Are you building those connectors? Do you have a brand steward? Without both, your bridge to tomorrow sports a gaping void preventing the marketplace from following you forward.

3. Keep your promises. Create a brand promise to help locate the brilliance that resides inside your company and turn it on. It’s a promise that you must deliver on every day, for every client, or face brand death.

Real estate makes too many promises and claims it doesn’t keep. You can’t guarantee you will deliver dreams. You can’t assure me that all your agents are the best in the market. So stop trying.

The future brokerage will make one promise. With great precision it will hitch every available brand touch point to that promise. And ride it from dust till dawn, delivering on its every word.

For your brokerage of today to be the brokerage of tomorrow, you will have to remove every agent who can’t support that promise — and probably every managing broker who can’t assist in drilling your brand ideals down through the ranks.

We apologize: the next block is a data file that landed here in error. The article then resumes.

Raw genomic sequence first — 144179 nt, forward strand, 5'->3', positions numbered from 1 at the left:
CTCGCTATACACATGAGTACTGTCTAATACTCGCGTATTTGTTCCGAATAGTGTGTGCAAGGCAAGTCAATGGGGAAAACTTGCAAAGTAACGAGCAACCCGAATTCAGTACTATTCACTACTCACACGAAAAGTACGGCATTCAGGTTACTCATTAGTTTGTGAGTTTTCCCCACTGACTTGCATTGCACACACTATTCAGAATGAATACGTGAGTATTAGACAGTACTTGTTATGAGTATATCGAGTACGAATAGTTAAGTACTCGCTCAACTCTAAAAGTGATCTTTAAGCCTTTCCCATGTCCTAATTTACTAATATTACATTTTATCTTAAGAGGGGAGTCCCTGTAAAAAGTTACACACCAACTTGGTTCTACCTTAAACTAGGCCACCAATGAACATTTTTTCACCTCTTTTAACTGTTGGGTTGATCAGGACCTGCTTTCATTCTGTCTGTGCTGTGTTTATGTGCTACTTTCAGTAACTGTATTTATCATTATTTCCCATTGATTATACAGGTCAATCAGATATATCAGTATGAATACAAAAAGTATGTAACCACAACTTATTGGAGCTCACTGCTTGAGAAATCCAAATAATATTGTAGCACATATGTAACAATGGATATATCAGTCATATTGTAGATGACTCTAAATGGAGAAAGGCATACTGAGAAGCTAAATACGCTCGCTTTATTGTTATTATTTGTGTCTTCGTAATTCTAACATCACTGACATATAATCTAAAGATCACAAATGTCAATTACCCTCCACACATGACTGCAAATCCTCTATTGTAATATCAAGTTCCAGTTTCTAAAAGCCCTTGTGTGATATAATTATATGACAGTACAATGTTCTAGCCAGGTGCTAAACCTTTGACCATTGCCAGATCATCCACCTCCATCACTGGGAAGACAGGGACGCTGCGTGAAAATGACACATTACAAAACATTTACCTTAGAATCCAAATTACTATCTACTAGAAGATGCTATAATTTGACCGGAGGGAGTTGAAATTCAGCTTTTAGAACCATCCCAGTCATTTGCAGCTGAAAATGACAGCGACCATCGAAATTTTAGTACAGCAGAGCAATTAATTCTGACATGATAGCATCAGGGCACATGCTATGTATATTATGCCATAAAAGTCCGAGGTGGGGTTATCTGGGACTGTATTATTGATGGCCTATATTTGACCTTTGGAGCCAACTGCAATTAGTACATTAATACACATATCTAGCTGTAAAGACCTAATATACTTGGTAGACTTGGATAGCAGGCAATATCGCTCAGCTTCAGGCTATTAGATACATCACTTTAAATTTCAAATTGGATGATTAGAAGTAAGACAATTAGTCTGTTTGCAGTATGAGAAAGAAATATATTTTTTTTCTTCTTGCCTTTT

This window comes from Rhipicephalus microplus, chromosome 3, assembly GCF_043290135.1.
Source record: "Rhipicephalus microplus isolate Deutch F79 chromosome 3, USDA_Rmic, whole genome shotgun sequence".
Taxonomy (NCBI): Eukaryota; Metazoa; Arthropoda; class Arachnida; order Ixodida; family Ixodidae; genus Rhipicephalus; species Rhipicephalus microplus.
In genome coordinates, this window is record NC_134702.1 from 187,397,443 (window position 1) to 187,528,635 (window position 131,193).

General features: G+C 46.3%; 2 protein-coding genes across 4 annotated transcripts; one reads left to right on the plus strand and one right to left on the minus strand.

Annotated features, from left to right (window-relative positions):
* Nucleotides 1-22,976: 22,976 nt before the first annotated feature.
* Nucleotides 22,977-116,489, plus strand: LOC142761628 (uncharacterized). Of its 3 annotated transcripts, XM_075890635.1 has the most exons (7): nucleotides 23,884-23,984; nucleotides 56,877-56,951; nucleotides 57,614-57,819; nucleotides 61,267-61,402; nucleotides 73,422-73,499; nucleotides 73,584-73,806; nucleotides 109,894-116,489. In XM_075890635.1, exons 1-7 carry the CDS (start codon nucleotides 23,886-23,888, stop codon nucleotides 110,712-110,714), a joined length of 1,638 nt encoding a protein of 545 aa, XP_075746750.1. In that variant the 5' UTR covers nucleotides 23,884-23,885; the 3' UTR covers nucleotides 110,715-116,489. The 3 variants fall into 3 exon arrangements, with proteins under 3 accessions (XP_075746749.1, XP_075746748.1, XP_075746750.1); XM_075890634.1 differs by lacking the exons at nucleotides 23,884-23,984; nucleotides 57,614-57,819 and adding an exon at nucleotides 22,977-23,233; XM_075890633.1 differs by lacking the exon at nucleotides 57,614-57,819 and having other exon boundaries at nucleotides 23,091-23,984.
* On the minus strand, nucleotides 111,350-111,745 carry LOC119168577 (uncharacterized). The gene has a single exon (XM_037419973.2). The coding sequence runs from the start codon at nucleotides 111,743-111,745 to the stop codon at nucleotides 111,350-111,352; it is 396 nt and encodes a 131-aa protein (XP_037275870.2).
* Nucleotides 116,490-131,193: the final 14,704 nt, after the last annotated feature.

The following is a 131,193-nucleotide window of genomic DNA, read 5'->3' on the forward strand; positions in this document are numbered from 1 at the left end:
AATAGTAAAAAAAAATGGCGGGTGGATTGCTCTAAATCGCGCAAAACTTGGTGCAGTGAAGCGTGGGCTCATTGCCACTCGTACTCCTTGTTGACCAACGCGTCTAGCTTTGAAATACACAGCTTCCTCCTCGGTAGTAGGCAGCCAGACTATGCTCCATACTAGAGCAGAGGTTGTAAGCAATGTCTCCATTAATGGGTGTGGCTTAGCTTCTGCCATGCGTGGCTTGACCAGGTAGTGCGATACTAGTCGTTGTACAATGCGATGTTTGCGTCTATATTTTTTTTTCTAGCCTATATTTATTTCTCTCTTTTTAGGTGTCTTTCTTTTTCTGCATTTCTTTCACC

The brokerage of the future will no longer license products from vendors of the past whose products and services don’t help your client walk your talk.

The brokerage model of the future will become deft at the art of removing and replacing everyone in its marketing department who cannot find 50 new ways to push its commitments out to the marketplace and steward their brand.

The brokerage of the future will be profitable. Nimble. And its general manager will don a five-pointed star on her lapel next to her Realtor pin, clearly expressing to the consumer that when it comes to the most important purchase in their lives, there’s a new sheriff in town looking out for their best interests.

That’s how the brokerage model of the future will roll.

Marc Davison is a founding partner of 1000Watt Consulting and national speaker. He can be reached at marc@1000wattconsulting.com.